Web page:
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Director Emeritus Samuel K. Gove, 1923-2011
Samuel K. Gove, director emeritus of the Institute of Government and Public Affairs at the University of Illinois, a founder of Illinois Issues magazine, and a longtime fixture in Illinois state government and politics, died early Friday, Jan. 28, in an Urbana hospital. He was 87.
Gove joined the Institute of Government and Public Affairs (IGPA) as a research assistant in 1950, just three years after the institute was created by resolution of the Illinois General Assembly. He later served as acting director three times before becoming director of IGPA in 1967, beginning an 18-year tenure.
“Sam Gove was a beloved colleague in IGPA,” said Robert F. Rich, the current director. “He was really Mr. Illinois and universally respected in our state, both in academia and in government for his many contributions. He will be greatly missed.”
Gove was active behind the scenes in Illinois state government for years. He directed the legislative staff intern program from 1962-73, was a member of several commissions and advisory boards and served on the Illinois Board of Higher Education. He also was a member of the transition teams for Governors Dan Walker and Jim Edgar.
“Sam was one of my mentors,” Edgar said. “If it hadn’t been for Sam Gove, there may not have been a legislative intern program and that was my entry (into public service).”
Gove founded Illinois Issues with Paul Simon and Samuel Witwer in 1975. He was founding chairman and served on the magazine's advisory board for 28 years.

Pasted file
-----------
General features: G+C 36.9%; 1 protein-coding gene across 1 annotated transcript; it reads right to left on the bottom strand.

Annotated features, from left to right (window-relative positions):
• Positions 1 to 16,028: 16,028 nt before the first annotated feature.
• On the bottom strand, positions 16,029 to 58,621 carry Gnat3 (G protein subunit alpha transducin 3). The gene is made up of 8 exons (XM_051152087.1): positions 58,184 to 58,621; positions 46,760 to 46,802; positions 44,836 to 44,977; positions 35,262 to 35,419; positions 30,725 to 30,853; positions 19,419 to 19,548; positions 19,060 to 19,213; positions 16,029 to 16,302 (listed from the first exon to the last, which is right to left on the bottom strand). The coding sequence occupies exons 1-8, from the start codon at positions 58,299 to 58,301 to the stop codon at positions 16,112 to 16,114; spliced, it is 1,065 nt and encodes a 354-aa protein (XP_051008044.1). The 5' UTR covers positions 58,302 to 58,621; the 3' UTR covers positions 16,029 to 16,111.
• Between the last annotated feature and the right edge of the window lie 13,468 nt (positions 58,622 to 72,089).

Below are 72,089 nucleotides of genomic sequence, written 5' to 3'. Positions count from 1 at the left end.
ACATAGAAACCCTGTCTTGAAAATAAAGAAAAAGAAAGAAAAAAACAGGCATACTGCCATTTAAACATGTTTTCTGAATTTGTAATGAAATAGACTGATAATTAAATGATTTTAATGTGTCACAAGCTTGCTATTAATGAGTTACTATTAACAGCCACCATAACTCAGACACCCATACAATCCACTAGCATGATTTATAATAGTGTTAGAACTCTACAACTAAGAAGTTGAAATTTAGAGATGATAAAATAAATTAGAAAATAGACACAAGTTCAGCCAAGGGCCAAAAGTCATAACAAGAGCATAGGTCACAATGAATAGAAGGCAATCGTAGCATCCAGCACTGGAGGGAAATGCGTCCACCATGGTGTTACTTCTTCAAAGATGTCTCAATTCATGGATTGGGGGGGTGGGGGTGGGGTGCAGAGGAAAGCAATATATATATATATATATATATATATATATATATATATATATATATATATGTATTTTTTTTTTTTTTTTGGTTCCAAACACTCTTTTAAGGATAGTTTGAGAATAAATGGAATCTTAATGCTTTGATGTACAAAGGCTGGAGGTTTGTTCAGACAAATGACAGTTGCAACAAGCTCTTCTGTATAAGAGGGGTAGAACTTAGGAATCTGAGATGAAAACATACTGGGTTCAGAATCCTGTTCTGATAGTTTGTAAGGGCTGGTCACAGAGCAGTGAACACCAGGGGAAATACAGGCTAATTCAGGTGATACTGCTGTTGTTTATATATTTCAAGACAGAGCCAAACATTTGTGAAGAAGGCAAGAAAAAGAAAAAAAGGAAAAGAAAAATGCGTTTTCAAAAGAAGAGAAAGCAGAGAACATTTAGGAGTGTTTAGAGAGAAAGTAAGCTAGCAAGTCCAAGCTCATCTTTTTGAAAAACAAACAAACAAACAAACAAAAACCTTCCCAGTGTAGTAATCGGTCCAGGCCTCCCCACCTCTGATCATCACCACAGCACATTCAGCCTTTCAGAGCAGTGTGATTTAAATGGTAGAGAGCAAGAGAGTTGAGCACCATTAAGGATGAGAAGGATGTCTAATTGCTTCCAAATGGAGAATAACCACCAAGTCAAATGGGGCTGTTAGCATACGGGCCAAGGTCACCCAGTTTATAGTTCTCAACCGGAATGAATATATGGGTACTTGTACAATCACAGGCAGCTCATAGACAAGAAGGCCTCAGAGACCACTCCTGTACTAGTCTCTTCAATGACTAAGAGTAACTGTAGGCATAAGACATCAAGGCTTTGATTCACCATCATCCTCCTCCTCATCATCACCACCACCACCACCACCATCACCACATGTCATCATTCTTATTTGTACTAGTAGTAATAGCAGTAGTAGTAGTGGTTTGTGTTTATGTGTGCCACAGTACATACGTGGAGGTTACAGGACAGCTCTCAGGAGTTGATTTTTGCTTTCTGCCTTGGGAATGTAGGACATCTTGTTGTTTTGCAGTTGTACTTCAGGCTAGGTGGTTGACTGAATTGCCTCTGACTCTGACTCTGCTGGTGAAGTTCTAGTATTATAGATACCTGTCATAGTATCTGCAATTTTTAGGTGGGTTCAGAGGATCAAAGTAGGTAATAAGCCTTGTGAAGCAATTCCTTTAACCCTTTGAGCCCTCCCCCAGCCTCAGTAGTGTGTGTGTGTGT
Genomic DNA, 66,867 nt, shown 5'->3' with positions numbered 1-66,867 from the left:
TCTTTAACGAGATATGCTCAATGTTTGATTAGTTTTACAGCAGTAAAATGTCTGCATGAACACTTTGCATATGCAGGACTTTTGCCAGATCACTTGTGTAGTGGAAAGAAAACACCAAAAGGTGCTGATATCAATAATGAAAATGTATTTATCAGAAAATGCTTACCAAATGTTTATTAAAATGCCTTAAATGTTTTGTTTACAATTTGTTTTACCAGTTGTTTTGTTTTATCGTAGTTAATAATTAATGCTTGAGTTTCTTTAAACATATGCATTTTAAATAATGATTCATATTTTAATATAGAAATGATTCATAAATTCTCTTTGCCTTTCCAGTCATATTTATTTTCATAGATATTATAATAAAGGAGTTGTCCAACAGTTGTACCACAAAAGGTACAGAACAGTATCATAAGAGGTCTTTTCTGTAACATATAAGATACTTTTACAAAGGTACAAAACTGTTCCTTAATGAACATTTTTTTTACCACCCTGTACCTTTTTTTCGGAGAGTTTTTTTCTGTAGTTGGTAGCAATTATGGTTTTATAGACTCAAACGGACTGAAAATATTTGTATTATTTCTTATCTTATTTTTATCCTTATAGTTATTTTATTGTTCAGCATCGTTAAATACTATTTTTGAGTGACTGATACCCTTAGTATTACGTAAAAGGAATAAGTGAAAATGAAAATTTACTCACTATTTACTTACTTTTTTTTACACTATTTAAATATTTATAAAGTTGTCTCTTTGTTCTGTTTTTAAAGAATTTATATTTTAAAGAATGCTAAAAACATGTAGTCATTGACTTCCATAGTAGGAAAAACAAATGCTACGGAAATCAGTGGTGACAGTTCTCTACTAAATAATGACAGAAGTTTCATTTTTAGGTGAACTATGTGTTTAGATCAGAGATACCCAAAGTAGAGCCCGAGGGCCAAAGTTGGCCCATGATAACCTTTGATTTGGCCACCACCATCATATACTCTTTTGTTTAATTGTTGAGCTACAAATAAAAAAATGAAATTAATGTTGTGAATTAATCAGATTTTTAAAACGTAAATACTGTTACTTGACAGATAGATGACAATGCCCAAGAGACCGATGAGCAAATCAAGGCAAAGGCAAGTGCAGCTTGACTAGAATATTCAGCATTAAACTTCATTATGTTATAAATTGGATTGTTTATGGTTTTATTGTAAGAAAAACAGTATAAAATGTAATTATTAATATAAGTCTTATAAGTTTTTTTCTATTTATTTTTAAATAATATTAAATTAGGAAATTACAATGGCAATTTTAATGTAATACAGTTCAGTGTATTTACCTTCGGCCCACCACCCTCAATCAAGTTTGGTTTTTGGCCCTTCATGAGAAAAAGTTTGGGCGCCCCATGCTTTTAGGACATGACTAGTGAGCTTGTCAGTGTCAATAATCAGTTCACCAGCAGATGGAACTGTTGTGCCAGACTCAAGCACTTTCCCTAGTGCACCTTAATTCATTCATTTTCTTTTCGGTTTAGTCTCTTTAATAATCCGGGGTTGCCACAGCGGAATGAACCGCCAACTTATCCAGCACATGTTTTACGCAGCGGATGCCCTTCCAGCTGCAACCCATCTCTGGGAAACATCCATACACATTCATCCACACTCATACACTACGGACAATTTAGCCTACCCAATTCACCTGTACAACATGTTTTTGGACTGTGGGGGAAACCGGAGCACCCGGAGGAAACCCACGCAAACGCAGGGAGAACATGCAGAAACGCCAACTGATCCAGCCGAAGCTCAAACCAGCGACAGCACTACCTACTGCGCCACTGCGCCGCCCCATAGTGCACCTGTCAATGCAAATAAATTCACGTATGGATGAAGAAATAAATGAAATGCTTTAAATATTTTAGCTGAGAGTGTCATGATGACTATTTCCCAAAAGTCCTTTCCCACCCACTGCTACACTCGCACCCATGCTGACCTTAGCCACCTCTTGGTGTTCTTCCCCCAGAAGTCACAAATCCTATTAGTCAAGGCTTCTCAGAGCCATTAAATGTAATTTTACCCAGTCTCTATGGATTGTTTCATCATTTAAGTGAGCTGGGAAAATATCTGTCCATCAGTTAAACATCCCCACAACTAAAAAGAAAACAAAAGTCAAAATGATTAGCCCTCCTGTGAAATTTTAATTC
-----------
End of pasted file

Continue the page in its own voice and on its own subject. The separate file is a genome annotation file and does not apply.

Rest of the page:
“He was the embodiment of Illinois government,” said former Illinois legislator and comptroller Dawn Clark Netsch, a longtime friend. “He understood how all these pieces fit together (politically) but then always was involved in how it should work. He knew how to suggest things that would help to make it work better.”
While director of IGPA, Gove served in a variety of roles leading up to the 1970 Constitutional Convention in Illinois and led a team that prepared a series of research papers that established the issues for the convention. These papers included one titled “The Illinois Constitution: An Annotated and Comparative Analysis,” a 624-page analysis of the state’s 1870 Constitution written under Gove’s guidance by George D. Braden and Rubin G. Cohn.
“That became the bible for the delegates to the convention,” Gove said in a 2007 IGPA oral history.
“Sam was an institution in and around the state Capitol, where he was viewed by lawmakers as Mr. Good Government,” said Jim Nowlan, a longtime friend and colleague at IGPA. “He was a strong proponent of modernizing a legislature that had been condemned in national magazines for its backwardness, and Sam worked closely with legislative task forces to improve the legislative rules and provide professional staff for committees and lawmakers.”
Gove was also a member of the U of I faculty, beginning as research assistant professor in 1951 and became a full professor of political science in 1961. He served as acting director and director of the university’s Master’s degree program in public administration from 1987-89.